This project aims to measure individual microstructural units in solder joints (e.g. a βSn grain or embedded Cu6Sn5 crystal) and extract knowledge and understanding of their thermal, mechanical and fatigue response. The experimental programme will combine the precise measurement of individual microstructural units (e.g. βSn critical resolved shear stresses as a function of strain rate using micropillar compression), together with the entire engineering response in well-defined geometries with loading and environments representative of solder in-service conditions. This will utilise new experimental characterisation approaches, based upon in-situ loading & heating at the sub-μm scale as well as of whole solder joints, and will utilise: live imaging to track failure and microstructural evolution; high (angular) resolution electron backscatter diffraction (HR-EBSD) to measure local stress heterogeneity and defect content; and high (spatial) resolution digital image correlation (HR-DIC) to measure permanent shape change.
Jim Hickey – H2S Corrosion of High Strength Steels
A Project Title – H2S Corrosion of High Strength Steels
Investigator: Jim Hickey
Supervisors: Dr. Ben Britton, Prof. Mary Ryan, Dr. David Payne
Duration: Sep 2015 – March 2019
Funding: EPSRC & Shell UK
Description: In the presence of aqueous H2S and stress, high strength steels (HSSs) (those with yield strengths > 700 MPa) embrittle and can fail catastrophically. This phenomenon is termed sulphide stress cracking (SSC). Understanding this is crucial since H2S containing oil and gas wells (sour gas wells) are now routinely exploited. HSSs are desirable, if not necessary, for some of the infrastructure of oil wells with extreme environments. The aim of the project is to simulate conditions found in down-well environments and characterise the effect of the environment and load on a series of HSSs to guide mechanistic understanding of the effect of H2S on HSSs.
Mitra Ashrafi Golshan - Development of Characterisation Methods For Aerospace Failure Investigation
Title: Development of Characterisation Methods For Aerospace Failure Investigation
Investigator: Mitra Ashrafi Golshan
Academic Supervisor: Dr Ben Britton, (ICL), Prof Angus Wilkins (Oxford), Dr Katharina Marquart (ICL)
Duration: 21/10/2019– 20/10/2023
Funded: CDT ACM
Advanced engineering components can fail in service. Therefore, recognition of their failure mode type is critical to mitigating of future material failure. Fatigue fracture has been identified as one of the major causes of failure in terms of propagation. This study aims to understand the impact of fatigue fracture propagation and its application in failure analysis using Scanning Electron Microscope Characterization method.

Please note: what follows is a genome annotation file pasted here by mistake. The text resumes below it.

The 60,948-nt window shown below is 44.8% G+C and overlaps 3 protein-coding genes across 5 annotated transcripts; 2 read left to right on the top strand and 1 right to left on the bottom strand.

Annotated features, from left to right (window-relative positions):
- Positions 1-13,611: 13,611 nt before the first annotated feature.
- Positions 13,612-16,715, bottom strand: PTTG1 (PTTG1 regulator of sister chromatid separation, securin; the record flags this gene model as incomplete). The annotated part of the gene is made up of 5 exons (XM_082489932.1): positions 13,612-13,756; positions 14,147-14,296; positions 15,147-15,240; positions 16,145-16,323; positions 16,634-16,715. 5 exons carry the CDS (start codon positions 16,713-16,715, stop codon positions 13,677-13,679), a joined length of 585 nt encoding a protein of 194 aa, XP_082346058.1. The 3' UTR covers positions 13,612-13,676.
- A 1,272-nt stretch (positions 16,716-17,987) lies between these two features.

In this project two off materials will be studied; Titanium-64 alloy and Inconel-718 superalloy which are widely used in aerospace applications. I will develop characterisation methods for the signature of damage and failure of aeroengine components using Electron Backscatter Diffraction (EBSD). Additionally, during this study, the experimental result will be correlated with other methods, including Electron Channelling Contrast Image (ECCI) and Kernel Average Misorientation (KAM) mapping to understand deformation and relate dislocation structures to crack path and impact of fatigue in the two materials. One of the critical aspects of understanding of fatigue is the transition of High Cycle Fatigue (HCF) to a Low Cycle Fatigue (LCF), which both leads to plastic deformation. This work will perform at room temperature and elevated temperature.
Ning Fang - The effects of microalloying on the deformation of hexagonal closed packed alloys
Title: The effects of microalloying on the deformation of hexagonal closed packed alloys
Investigator: Ning Fang
Supervisor: Dr Ben Britton and Dr Finn Giuliani (Co-supervisor)
Duration: 20-11-2019 - 19-11-2023
Zircaloy-4 (Zr4) is a vital engineering material used in nuclear power reactors because of its low neutron capture cross section and excellent mechanical properties. Deformation behaviour is important for the nuclear safety as it has the possibility to cause failure. Despite previous experiments done on the low strain rate deformation, there is still a lack of research in the area of high rate deformation. Deformation at high strain rates can happen in extreme conditions. These conditions are difficult to simulate because of the inertial contributions and the stress wave under large-scale tests.
In my project, micromechanical testing will be performed using focus ion beam (FIB) machined mechanical test specimens, which are subsequently tested in the scanning electron microscope (SEM). To aid understanding of the deformation performance, surface strain analysis will be performed using digital image correlation (DIC) to provide 2D maps of the surface strain during the tests. Tests will be performed at a range of strain rates (from 10-4 to 102) using an Alemnis system. These experiments will be modelled using crystal plasticity finite element modelling (in collaboration with Professor Fionn Dunne) to extract micromechanical properties and calibrate experimental models.
Ruth Birch - Understanding hydrides and microstructures in zircaloy-4
Title: Understanding hydrides and microstructures in zircaloy-4